While there was no opportunity to amend the resolution on the floor Tuesday, other members of the academic senate shared their support and biology professor Scott Herron believed the academic senate was on the right track with the statement. 

“I would strongly encourage us to keep in mind that as these statements have been made and hurt our community, I think about making sure that all of the students in all of the community have that seat at the table,” Herron said. I strongly encourage us to honor all of the cultures that make up our university and that includes the students that are mentioned in this letter. 

“So I think of that and the lack of statements at times about honoring certain groups, whether that be Native Americans or whether that be in this case recognizing that the harm goes deeper to some of our students than we can document in here. Being willing to continue this conversation is something that I strongly encourage us to do.” 

Social work professor Michael Berghoef added that among faculty and students he has heard from regarding Brennan, alumni have reached out as well. 

“The reach has gone beyond our Ferris employees and students,” Berghoef said. “The harm has gone far, but I think this is a step toward healing as well and for those who were in the townhall that Dr. Pilgrim hosted last week, it was pretty painful to hear the student stories in there, that was rough, so we’ve got some work to do and I really appreciate this step in that direction.” 

The statement strikes the perfect tone in political sciences professor David Takitaki’s eyes, however, he wished it had made an additional emphatic commitment by the senate to look for these actions and make their best efforts to educate the university community on them going forward.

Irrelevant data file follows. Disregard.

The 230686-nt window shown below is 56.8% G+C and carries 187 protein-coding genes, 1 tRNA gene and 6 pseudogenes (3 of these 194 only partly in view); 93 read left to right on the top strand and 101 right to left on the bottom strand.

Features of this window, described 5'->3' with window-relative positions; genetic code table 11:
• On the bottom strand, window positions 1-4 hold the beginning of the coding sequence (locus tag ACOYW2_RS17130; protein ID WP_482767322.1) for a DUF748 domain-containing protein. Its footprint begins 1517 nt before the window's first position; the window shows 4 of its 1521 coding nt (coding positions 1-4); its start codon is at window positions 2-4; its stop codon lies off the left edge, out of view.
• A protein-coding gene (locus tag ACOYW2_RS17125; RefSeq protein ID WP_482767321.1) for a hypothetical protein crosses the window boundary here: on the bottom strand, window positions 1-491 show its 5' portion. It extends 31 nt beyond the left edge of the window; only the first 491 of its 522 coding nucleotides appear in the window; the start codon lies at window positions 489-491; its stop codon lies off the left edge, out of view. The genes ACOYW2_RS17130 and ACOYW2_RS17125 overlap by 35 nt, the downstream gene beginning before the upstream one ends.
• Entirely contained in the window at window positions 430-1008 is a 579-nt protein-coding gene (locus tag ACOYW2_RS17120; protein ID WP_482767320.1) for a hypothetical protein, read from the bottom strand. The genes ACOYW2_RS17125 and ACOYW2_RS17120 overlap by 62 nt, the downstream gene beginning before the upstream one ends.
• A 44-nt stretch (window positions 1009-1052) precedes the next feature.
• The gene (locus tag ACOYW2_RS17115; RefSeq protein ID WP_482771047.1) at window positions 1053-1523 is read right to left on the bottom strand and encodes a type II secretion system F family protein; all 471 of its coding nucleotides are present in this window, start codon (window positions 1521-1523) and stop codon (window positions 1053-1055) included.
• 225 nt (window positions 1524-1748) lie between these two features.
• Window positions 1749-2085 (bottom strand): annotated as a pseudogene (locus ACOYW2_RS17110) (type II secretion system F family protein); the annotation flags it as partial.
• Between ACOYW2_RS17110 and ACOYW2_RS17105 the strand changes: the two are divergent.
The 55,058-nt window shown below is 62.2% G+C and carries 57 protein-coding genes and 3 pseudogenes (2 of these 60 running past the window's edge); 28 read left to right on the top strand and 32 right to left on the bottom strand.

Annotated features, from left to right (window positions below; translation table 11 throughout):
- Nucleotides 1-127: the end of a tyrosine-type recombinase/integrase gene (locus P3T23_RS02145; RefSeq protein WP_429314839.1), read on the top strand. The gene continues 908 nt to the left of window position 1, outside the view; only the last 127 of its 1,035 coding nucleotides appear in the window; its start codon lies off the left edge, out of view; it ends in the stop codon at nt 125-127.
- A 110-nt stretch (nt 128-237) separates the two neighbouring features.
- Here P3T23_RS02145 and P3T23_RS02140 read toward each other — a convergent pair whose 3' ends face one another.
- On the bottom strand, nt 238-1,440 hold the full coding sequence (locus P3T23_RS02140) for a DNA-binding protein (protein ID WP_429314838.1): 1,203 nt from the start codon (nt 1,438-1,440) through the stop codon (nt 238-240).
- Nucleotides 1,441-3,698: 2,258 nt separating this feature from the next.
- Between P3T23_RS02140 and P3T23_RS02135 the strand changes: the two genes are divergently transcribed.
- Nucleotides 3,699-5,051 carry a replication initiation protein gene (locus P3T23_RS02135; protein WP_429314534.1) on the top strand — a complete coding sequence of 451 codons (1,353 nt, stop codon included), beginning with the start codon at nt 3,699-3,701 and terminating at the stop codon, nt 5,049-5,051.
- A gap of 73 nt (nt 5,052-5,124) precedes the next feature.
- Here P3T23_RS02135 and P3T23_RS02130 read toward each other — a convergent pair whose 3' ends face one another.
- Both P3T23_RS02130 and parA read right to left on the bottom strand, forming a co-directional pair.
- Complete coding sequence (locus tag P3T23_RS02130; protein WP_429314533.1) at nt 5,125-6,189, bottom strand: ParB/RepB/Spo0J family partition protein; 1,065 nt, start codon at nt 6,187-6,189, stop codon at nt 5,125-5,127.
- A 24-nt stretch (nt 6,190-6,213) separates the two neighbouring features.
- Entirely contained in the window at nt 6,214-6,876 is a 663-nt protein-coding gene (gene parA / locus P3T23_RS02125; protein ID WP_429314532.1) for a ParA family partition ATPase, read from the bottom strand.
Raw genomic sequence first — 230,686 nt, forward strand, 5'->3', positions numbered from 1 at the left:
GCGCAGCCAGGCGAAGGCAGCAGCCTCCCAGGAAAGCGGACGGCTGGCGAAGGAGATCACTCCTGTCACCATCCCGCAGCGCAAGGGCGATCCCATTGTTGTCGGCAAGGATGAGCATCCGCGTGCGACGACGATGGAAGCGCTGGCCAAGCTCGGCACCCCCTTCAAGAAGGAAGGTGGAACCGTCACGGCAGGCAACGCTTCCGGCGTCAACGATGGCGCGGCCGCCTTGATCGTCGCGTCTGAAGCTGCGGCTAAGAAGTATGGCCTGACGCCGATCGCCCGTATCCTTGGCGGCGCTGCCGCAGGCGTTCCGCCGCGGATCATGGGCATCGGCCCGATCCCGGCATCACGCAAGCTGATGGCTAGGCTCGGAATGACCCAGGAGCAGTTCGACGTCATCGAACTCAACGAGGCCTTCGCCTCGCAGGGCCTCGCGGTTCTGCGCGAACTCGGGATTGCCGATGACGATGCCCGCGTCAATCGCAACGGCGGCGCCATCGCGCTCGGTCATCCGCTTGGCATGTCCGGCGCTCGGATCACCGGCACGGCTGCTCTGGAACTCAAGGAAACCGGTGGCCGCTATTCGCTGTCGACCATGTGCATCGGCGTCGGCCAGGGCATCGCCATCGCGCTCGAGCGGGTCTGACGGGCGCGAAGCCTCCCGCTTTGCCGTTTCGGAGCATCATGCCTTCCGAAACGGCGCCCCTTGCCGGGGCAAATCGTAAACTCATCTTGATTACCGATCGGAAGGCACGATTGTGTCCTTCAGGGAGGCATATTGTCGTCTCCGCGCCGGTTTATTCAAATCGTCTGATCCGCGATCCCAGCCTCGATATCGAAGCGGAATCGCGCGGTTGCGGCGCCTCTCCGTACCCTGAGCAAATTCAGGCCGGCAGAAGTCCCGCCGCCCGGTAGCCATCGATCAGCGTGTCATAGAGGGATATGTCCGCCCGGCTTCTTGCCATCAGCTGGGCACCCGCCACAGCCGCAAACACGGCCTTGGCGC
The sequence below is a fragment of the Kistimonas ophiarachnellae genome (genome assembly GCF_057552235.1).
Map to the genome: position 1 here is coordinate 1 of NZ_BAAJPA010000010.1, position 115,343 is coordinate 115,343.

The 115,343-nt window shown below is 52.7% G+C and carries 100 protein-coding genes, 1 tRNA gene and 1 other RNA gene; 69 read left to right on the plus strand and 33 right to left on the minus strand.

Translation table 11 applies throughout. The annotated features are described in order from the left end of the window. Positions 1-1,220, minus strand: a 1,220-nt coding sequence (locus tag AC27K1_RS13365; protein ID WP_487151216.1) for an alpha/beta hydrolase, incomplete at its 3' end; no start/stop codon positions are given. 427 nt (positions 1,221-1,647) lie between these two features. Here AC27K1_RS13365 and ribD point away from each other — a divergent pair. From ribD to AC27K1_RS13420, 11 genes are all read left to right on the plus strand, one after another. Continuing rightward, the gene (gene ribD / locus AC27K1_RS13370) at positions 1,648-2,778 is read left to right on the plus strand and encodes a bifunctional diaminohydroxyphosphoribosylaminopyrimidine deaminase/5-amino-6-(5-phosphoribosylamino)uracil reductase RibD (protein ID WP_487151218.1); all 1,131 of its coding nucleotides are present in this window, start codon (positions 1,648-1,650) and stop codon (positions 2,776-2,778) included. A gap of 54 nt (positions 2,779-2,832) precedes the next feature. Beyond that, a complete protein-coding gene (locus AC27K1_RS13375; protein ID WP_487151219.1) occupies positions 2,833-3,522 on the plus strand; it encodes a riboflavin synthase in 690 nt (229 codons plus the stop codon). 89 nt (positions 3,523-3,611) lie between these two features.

“What’s important I think is understanding that we can’t change what has happened but that we, as a body and a significant voice within our university community have the ability to be a force to try to push this issue in a positive direction going forward. I think all of us here are committed to that,” Takitaki said. “We need to heal, but I’d also love to see us find ways to be more proactive about this in the future.” 

Eisler was present in the meeting and addressed the resolution after it had passed. 

“Thank you for your statement,” Eisler said. “I appreciate so much that you as a faculty body would make this statement on behalf of our university. I think it’s important and significant and appreciate that you would do that.” 

As of Tuesday, Dec. 1, the administration had no update on the investigation on Brennan. In multiple tweets replying to a Torch article, Brennan accused the Torch of not mentioning tweets that support groups of people his other tweets marginalize and use slurs in reference to. 

Brennan also made allegations that the Ferris administration has been “harassing” him for over a year and “if they’re embarrassed by this controversy they could have avoided it by quietly asking me to delete my Twitter account.” On his website, he alleges that his university email has been deactivated.

He then replied to the same Torch article, claiming that Ferris tried to pay him $25,000 to “shut up and go away.” He affirmed that he will not resign and will fight to “stand up for my free speech.” 

Communications officer Michelle Rasmussen did not have any comments in regard to the allegations made by Brennan and Eisler did not respond for the request to comment. 


Read excerpts from the resolution passed by the academic senate here: